Stinson Beach is only 90 minutes from Oakland, across the San Francisco Bay, San Francisco in the mist to the south and the hint of San Pablo Bay to the north. Through Mill Valley and up an easy mountain road 1,600 feet on the shoulder of Mount Tamalpias, then down through pine and then oak forest. Rounding a curve and breaking free of the trees, the 3-mile curve of Stinson Beach emerges, backed by a vast saltwater lagoon and ending in the Bolinas headland and the 110-square mile Point Reyes National Seashore beyond.
Regardless of the season the sky can be filled brilliant sun with the barren rock of the Farallon Islands clearly visible 25 miles off-shore or the end of the beach and lagoon only hinted at through the fog.
I’m sitting looking out on the sunny beach, sitters, runners, walkers, ball players, surfers and the happiest dogs on the planet; what you would expect from a California beach. But it’s cool, and breezy. Waders, no swimmers, the water’s in the mid 50’s, even the bravest only dash in and then quickly out.
Other days it can be overcast and foggy, windy and cold. Stinson is a walkers’ beach. Check in advance for weather and tide. The best walking is a couple of hours either side of low tide when you are greeted by a broad expanse of flat hard sand. Don’t let the cold or fog or even rain deter you, they can be the best days. Come well equipped, dress in layers. You may only stay couple of hours but it’s well worth the trip.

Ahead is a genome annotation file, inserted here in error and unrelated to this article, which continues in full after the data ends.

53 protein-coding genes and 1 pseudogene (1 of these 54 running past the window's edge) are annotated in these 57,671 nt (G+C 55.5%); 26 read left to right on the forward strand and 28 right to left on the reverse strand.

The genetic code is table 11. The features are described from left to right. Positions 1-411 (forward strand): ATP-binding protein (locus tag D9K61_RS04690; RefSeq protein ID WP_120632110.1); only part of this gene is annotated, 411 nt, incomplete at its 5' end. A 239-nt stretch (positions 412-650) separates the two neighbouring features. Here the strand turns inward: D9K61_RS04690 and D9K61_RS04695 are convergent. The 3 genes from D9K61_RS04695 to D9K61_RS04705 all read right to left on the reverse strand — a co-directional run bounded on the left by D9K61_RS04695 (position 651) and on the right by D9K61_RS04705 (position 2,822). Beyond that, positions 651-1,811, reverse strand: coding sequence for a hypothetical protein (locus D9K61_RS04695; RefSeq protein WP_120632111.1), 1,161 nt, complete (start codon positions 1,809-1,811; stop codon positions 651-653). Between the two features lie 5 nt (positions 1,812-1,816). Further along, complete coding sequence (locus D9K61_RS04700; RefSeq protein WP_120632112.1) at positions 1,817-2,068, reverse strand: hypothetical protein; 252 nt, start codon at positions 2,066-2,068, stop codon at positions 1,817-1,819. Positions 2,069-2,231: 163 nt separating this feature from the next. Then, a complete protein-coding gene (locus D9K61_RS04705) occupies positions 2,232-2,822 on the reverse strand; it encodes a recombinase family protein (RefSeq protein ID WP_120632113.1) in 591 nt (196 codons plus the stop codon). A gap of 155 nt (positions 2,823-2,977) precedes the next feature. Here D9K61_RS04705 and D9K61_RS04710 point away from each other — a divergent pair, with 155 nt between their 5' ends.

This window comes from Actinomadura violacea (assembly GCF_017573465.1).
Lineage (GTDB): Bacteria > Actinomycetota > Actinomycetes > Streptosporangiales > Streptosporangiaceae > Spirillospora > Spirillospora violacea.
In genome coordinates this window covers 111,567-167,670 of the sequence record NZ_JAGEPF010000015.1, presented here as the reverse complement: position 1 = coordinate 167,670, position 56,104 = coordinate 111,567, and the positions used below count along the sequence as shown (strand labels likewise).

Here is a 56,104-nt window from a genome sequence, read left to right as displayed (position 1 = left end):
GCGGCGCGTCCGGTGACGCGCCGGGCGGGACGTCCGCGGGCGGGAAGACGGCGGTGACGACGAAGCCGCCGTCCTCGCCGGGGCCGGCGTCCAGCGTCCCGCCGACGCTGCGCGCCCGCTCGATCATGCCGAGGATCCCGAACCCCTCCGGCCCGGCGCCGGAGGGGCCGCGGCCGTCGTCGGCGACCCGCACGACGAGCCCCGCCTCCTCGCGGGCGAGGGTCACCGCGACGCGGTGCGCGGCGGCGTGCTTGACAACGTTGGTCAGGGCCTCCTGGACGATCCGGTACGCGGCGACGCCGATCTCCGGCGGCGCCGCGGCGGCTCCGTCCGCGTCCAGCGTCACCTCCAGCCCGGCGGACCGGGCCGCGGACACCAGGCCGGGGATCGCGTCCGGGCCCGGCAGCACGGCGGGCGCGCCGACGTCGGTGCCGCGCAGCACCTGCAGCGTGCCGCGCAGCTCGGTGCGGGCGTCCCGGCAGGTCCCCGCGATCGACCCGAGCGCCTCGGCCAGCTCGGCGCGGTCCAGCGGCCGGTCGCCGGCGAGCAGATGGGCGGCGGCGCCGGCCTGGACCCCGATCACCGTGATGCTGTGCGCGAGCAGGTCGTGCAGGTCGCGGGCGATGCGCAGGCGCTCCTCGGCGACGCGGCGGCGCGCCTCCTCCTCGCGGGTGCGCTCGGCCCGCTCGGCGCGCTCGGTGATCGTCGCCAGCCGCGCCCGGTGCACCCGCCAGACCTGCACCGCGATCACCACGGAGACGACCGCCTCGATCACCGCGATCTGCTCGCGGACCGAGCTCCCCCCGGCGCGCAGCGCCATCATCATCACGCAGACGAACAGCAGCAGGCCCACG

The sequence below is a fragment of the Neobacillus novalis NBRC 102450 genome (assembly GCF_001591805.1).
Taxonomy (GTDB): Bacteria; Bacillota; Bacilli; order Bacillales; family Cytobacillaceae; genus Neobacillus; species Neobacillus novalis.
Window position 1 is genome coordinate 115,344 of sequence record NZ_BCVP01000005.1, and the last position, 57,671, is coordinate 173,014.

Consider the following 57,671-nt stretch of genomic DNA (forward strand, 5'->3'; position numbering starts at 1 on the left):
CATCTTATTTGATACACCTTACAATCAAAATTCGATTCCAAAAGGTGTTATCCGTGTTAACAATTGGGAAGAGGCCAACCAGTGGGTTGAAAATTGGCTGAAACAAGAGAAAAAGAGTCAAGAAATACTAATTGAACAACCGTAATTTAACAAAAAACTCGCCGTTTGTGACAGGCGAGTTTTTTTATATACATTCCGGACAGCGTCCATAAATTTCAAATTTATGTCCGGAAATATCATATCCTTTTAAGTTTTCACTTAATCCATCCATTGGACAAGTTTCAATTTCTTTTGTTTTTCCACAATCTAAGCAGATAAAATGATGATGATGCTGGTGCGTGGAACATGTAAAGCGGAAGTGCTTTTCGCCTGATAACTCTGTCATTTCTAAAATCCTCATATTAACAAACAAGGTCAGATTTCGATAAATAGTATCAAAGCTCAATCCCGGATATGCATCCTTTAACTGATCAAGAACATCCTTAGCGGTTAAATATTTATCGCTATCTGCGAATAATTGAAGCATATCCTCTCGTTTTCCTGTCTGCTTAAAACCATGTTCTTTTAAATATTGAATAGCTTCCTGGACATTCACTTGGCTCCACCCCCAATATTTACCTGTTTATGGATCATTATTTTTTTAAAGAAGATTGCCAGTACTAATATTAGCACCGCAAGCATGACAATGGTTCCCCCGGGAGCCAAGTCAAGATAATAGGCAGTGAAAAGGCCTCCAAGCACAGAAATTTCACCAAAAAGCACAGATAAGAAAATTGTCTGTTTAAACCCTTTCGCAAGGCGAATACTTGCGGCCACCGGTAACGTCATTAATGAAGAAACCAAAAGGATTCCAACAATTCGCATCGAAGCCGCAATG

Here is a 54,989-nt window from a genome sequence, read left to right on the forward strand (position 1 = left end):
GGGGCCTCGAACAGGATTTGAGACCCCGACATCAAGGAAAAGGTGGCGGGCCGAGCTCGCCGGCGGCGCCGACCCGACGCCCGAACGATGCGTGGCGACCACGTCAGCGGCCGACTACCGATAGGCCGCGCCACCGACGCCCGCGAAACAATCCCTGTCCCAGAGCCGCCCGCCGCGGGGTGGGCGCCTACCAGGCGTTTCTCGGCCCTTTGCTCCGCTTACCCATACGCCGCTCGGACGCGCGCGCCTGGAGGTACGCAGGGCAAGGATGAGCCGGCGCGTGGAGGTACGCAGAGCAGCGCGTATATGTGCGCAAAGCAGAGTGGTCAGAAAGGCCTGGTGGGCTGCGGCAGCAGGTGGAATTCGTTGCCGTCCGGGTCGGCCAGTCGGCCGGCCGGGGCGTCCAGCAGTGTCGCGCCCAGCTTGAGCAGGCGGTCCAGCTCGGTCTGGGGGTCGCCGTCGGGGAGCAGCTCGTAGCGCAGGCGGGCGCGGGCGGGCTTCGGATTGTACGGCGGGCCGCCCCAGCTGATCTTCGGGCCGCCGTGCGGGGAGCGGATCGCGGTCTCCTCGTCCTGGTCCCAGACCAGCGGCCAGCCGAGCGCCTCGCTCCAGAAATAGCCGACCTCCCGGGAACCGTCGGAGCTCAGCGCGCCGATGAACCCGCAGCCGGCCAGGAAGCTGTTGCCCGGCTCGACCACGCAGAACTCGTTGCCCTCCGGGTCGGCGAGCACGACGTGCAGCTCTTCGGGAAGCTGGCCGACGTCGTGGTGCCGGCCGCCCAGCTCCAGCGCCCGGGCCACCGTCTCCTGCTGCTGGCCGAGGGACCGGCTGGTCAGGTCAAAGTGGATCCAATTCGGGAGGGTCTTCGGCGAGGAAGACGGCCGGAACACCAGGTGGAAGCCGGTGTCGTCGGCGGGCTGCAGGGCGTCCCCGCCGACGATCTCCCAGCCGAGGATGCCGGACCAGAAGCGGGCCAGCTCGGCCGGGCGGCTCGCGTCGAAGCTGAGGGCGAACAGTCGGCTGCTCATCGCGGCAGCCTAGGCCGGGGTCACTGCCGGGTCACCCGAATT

A few days ago, after our 6am walk to catch the low tide, our coats were fog soaked. I saw something I had not noticed in all those 30 years. Most times the beach covered by tracks in the sand, people, dogs, sandcastles, big and little holes, driftwood, shells and rocks. Today was different, I was almost the first person on the early morning beach, hardly any tracks at all. I came across almost unnoticeable faint curlicue tracks in the sand. I followed one which started in a hole in the sand and ended in a 1” long sand crab rolled over in its back feet wiggling in the air. Where were they going? What turned them all over on their backs? Was this a strange suicide dance? Would the rising tide save them or would they die as the sun rose? Not so long afterward, walking back the beach was the usual array of tracks but those faint crab tracks were still there. They have always been there, unnoticed.
I’ve walked Stinson Beach for over 30 years and spent almost every Christmas Day here. In 1996 I made the miscalculation of getting my 12-year old daughter a surf board for Christmas, never thinking that, of course, I would have to take her surfing Christmas morning. The memory is great and the aching brain freeze when my head went in the water has mostly, but not completely faded.
When you come for just the day, by sunset you’re often gone, or if you wait until the sun dips below the horizon, you smile, even cheer, and then head home, missing the final gasp of light into pure darkness as the stars, one by one appear.
This is for those who can stay the night. But even for those most most are tucked into their houses talking, finishing up dinner, doing jigsaw puzzles or watching television as if this display were not happening or as if it were to common to be remarkable.